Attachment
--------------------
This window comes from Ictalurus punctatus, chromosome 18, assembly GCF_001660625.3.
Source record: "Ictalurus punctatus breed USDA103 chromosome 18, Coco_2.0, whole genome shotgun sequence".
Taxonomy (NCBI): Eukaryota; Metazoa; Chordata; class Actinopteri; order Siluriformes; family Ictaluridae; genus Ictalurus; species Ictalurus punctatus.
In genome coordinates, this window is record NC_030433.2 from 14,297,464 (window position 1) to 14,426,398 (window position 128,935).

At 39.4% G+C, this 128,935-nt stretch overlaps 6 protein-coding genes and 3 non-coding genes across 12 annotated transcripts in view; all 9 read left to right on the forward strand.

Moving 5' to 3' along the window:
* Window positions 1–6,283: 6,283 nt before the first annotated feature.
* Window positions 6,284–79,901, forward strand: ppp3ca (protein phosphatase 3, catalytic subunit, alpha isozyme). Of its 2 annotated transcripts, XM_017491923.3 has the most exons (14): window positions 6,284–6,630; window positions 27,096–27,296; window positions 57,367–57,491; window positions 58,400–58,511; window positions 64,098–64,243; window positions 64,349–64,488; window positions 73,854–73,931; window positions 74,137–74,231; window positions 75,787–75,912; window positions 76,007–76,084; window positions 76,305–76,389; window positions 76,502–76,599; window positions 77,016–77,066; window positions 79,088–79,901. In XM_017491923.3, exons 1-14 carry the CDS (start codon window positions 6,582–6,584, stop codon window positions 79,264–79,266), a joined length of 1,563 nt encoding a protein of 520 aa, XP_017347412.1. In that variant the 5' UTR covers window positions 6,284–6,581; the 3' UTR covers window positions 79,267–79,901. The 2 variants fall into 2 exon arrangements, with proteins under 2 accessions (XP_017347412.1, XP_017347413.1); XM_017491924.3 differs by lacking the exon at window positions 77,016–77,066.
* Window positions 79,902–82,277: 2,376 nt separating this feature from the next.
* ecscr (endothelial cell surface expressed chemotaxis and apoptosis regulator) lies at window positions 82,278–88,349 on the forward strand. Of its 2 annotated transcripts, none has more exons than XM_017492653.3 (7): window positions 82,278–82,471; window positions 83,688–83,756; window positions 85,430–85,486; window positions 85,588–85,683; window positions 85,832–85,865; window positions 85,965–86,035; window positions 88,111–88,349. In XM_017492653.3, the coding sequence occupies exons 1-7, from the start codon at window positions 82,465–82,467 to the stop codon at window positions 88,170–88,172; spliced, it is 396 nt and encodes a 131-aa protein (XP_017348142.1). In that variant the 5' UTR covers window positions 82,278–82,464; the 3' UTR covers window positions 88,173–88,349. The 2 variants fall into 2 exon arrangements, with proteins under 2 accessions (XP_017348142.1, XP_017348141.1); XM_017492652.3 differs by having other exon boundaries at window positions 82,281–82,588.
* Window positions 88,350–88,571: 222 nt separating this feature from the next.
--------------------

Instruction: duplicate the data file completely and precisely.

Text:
This window comes from Ictalurus punctatus, chromosome 18, assembly GCF_001660625.3.
Source record: "Ictalurus punctatus breed USDA103 chromosome 18, Coco_2.0, whole genome shotgun sequence".
Taxonomy (NCBI): Eukaryota; Metazoa; Chordata; class Actinopteri; order Siluriformes; family Ictaluridae; genus Ictalurus; species Ictalurus punctatus.
In genome coordinates, this window is record NC_030433.2 from 14,297,464 (window position 1) to 14,426,398 (window position 128,935).

At 39.4% G+C, this 128,935-nt stretch overlaps 6 protein-coding genes and 3 non-coding genes across 12 annotated transcripts in view; all 9 read left to right on the forward strand.

Moving 5' to 3' along the window:
* Window positions 1–6,283: 6,283 nt before the first annotated feature.
* Window positions 6,284–79,901, forward strand: ppp3ca (protein phosphatase 3, catalytic subunit, alpha isozyme). Of its 2 annotated transcripts, XM_017491923.3 has the most exons (14): window positions 6,284–6,630; window positions 27,096–27,296; window positions 57,367–57,491; window positions 58,400–58,511; window positions 64,098–64,243; window positions 64,349–64,488; window positions 73,854–73,931; window positions 74,137–74,231; window positions 75,787–75,912; window positions 76,007–76,084; window positions 76,305–76,389; window positions 76,502–76,599; window positions 77,016–77,066; window positions 79,088–79,901. In XM_017491923.3, exons 1-14 carry the CDS (start codon window positions 6,582–6,584, stop codon window positions 79,264–79,266), a joined length of 1,563 nt encoding a protein of 520 aa, XP_017347412.1. In that variant the 5' UTR covers window positions 6,284–6,581; the 3' UTR covers window positions 79,267–79,901. The 2 variants fall into 2 exon arrangements, with proteins under 2 accessions (XP_017347412.1, XP_017347413.1); XM_017491924.3 differs by lacking the exon at window positions 77,016–77,066.
* Window positions 79,902–82,277: 2,376 nt separating this feature from the next.
* ecscr (endothelial cell surface expressed chemotaxis and apoptosis regulator) lies at window positions 82,278–88,349 on the forward strand. Of its 2 annotated transcripts, none has more exons than XM_017492653.3 (7): window positions 82,278–82,471; window positions 83,688–83,756; window positions 85,430–85,486; window positions 85,588–85,683; window positions 85,832–85,865; window positions 85,965–86,035; window positions 88,111–88,349. In XM_017492653.3, the coding sequence occupies exons 1-7, from the start codon at window positions 82,465–82,467 to the stop codon at window positions 88,170–88,172; spliced, it is 396 nt and encodes a 131-aa protein (XP_017348142.1). In that variant the 5' UTR covers window positions 82,278–82,464; the 3' UTR covers window positions 88,173–88,349. The 2 variants fall into 2 exon arrangements, with proteins under 2 accessions (XP_017348142.1, XP_017348141.1); XM_017492652.3 differs by having other exon boundaries at window positions 82,281–82,588.
* Window positions 88,350–88,571: 222 nt separating this feature from the next.